Posts Tagged ‘arts in education’

How is it that quality arts education works – it is almost magic how children who are usually difficult or don’t do well in school, will become engrossed, work hard, and be proud of their work. What is it, that’s different from regular school?

I think part of it is that good arts education is good education, period – children are really learning, and learning is inherently empowering.

Kids are hard-wired to learn. The trick is to get them to learn what we want them to learn.

In order to grow, try, stretch, take risks, you must have a safe environment. I believe many children are constrained by fear, that everyone will see that they are bad or stupid. A good proportion of young children have parents who are getting divorced or otherwise are unable to provide a stable, loving environment, which sets up children to be afraid they are bad. I think this is often at the root of disruptive and self-destructive behavior – trying to distract from having to perform.

Then, in school, children are tested many times a day – they are asked to perform, often material they are not ready for. State standards in Alaska say that children should learn to read in kindergarten, even though there is general acceptance that most children are not ready to read until age six – which means that while many are ready earlier,  many are not ready until age seven or later. In recent years there has been a huge increase in the amount of “assessment” that is part of the school day.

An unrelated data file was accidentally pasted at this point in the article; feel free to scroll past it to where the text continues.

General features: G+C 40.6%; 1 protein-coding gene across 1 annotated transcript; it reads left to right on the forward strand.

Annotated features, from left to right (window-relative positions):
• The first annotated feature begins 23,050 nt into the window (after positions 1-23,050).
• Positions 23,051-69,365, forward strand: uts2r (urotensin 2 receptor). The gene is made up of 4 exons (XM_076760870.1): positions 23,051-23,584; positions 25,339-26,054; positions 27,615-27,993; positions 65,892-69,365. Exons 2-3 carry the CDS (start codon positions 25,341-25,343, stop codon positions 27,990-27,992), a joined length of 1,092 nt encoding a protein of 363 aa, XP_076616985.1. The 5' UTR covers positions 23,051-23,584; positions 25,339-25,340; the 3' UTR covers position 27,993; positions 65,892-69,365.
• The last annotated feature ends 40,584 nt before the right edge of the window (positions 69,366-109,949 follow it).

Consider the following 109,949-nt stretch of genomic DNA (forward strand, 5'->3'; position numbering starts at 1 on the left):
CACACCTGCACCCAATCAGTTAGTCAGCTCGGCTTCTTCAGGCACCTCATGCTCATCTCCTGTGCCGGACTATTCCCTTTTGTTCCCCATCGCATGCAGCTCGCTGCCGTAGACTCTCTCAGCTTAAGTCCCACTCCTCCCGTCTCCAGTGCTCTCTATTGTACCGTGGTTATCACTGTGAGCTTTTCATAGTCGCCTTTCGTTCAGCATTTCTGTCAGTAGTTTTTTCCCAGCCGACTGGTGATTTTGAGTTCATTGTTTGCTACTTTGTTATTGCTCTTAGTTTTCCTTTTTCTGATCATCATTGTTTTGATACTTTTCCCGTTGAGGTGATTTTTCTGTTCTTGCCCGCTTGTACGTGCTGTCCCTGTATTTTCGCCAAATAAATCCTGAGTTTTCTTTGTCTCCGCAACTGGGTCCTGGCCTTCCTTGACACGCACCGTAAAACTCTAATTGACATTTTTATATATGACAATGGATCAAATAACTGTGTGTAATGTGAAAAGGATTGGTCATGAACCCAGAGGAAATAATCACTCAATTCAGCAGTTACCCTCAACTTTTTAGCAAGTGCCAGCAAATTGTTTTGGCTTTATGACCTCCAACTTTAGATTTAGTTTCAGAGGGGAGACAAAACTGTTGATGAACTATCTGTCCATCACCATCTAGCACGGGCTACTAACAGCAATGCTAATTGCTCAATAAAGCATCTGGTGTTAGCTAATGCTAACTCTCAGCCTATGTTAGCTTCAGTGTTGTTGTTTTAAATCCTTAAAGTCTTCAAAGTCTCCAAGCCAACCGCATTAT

With good (arts) education, there is a safe environment, and children are not graded or judged.

With good arts or any education, students move step by step, mastering one skill before building on it.

And finally, the material is interesting, even inspiring –  material the student can master. Learning gives you a sense of control over your world. Success gives you confidence,the feeling that you matter, and can try other things that might be difficult at first.

I believe much of what is taught is not the material so much as the attitude of the teacher: a genuine interest in each student, and a passion for the material, that leads the student to want to keep learning, toward the attitude that the world is an interesting place, and that they are able to contribute to what goes on in it.

And on top of that there are the benefits of making art – personal expression. You are making your mark, affecting the world with your unique performance.

And even  beyond that, through art there is that possibility of deep communication with others – the way only art can satisfy – that connection to all the world, all times. What makes life worth living.

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